Dangerous Tropical Storm Irene headed for the Dominican Republic

By: Dr. Jeff Masters , 2:38 PM GMT on August 21, 2011

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Tropical Storm Irene roared into life last night, transitioning from a tropical wave to a 50 mph tropical storm in just a few short hours. Irene is getting organized quickly, and has the potential to become a hurricane by Monday morning. All interests in the Dominican Republic, Haiti, Cuba, the Bahamas, and South Florida should prepare for the arrival of this dangerous storm. An Air Force hurricane hunter aircraft in the storm found the strongest winds near 18°N latitude to the north of Irene's center at 8am this morning. After passing through the center, the plane returned to the area of strongest winds two hours later, and found that flight level winds at 5,000 feet had increased by about 5 - 8 mph. However, the pressure in the latest center fix taken at 10am EDT remained the same as two hours previously, 1007 mb, and the plane noted that Irene's center was not circular, signs that the storm still has some work to do before serious intensification can begin. Visible satellite loops and radar out of Martinique show the storm has rapidly organized this morning, with well-developed spiral bands forming and a large area of intense thunderstorms to the north of the center. Irene has shrugged off the dry air that was bothering it yesterday, and wind shear has fallen to the low range, 5 - 10 knots, as analyzed by the University of Wisconsin CIMSS group. Torrential rains and strong gusty winds are affecting the northern Lesser Antilles this morning. A wind gust of 41 mph was recorded at St. Eustatius at 8am local time.


Figure 1. Morning satellite image of Irene.

Track forecast for Irene
The computer models are in agreement that Irene will pass just south of Puerto Rico tonight, then hit the south coast of Hispaniola in the Dominican Republic or Haiti on Monday afternoon. Irene should then emerge into the channel between Haiti and Cuba on Tuesday afternoon, when the storm will have 12 or so hours over water before having to contend with Cuba. A trough of low pressure is expected to move across the Eastern U.S. on Wednesday and Thursday, turning Irene to the northwest and north by Thursday. The timing and strength of this trough varies considerably from model to model, and will be critical in determining where and when Irene will turn to the north. Irene's strength will also matter--a stronger Irene is more likely to turn northward earlier. The most likely path for Irene is a track just east of the Florida Peninsula and into Georgia, South Carolina, or North Carolina by next weekend, but a landfall near Miami then directly up the Florida Peninsula is also a reasonable solution--like Tropical Storm Fay of 2008 did. Fay formed just off the coast of Puerto Rico, and was never quite able to get organized enough to become a hurricane, due to passage over Hispaniola and Cuba. Fay topped out as a strong tropical storm with 70 mph winds, and did over $500 million in damage in the U.S., mostly due to flooding rains in Florida that accumulated to over 25 inches in a few areas. Fay also dumped heavy rains on Hispaniola, triggering flooding that claimed eight lives.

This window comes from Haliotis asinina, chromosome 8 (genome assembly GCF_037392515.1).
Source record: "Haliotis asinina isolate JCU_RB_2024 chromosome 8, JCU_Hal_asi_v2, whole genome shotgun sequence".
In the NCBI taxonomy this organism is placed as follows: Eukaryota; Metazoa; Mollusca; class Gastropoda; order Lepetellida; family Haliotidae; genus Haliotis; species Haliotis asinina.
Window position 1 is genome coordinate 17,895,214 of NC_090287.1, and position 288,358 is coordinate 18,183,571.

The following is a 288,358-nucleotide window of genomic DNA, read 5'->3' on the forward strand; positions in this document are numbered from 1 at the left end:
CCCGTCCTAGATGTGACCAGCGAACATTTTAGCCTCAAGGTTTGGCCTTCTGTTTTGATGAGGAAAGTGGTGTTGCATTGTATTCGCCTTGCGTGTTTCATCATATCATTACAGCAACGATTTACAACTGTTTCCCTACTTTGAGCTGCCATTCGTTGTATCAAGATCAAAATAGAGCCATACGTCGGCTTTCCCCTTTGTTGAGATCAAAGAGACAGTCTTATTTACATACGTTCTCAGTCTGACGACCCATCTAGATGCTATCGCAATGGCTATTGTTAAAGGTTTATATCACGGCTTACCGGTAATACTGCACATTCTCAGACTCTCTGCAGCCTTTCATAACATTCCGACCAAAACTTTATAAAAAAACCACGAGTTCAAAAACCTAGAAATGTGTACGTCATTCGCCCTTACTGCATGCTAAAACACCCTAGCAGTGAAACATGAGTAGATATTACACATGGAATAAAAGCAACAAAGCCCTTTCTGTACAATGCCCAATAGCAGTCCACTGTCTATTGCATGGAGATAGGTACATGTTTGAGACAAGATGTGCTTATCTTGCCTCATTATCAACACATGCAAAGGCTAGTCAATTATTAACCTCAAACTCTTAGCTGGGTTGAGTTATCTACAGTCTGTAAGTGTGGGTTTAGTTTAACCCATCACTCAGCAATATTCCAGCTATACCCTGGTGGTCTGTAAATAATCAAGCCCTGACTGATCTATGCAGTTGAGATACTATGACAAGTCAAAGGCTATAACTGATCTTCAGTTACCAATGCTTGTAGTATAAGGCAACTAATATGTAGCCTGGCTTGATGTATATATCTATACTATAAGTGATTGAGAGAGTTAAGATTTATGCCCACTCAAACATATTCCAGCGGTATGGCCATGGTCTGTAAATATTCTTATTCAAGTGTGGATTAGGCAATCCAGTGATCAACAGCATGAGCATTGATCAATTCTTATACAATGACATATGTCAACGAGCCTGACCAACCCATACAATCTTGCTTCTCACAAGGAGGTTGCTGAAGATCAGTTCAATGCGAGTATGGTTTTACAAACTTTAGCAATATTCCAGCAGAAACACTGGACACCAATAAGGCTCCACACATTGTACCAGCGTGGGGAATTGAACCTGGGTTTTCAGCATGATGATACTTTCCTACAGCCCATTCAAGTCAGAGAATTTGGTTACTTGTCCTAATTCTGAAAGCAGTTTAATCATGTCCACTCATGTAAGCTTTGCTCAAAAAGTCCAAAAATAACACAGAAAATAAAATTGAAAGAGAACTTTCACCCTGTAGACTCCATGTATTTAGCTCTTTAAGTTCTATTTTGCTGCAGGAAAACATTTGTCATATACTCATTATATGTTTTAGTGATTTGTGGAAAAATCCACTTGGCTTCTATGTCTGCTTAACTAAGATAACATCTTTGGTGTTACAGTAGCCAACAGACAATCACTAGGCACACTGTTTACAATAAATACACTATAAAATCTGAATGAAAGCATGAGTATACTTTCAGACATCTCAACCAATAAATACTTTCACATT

Figure 2. Track of Tropical Storm Fay of 2008.

Intensity forecast for Irene
Irene is embedded in a large envelope of moisture now, and wind shear will remain low, 5 - 10 knots, for the next five days. With water temperatures very warm, 28 - 30°C, these conditions should allow for intensification except when land is interfering. Irene's current appearance on satellite loops gives me the impression of a storm that is not fooling around, and I expect Irene will be a hurricane before hitting Hispaniola on Monday. Passage over Hispaniola will not destroy Irene, since it is a fairly large storm. Once the storm finishes with Hispaniola, it will have to deal with Cuba, which will keep Irene from intensifying significantly. Once Irene pops off the coast of Cuba Wednesday or Thursday into the Florida Straits, Irene will likely be a tropical storm. If the storm then has at least a day over water before hitting land, it will likely become a hurricane again, and could become a major hurricane if it ends up missing South Florida and moving over the warm waters on either side of the Florida Peninsula.

Harvey hits Belize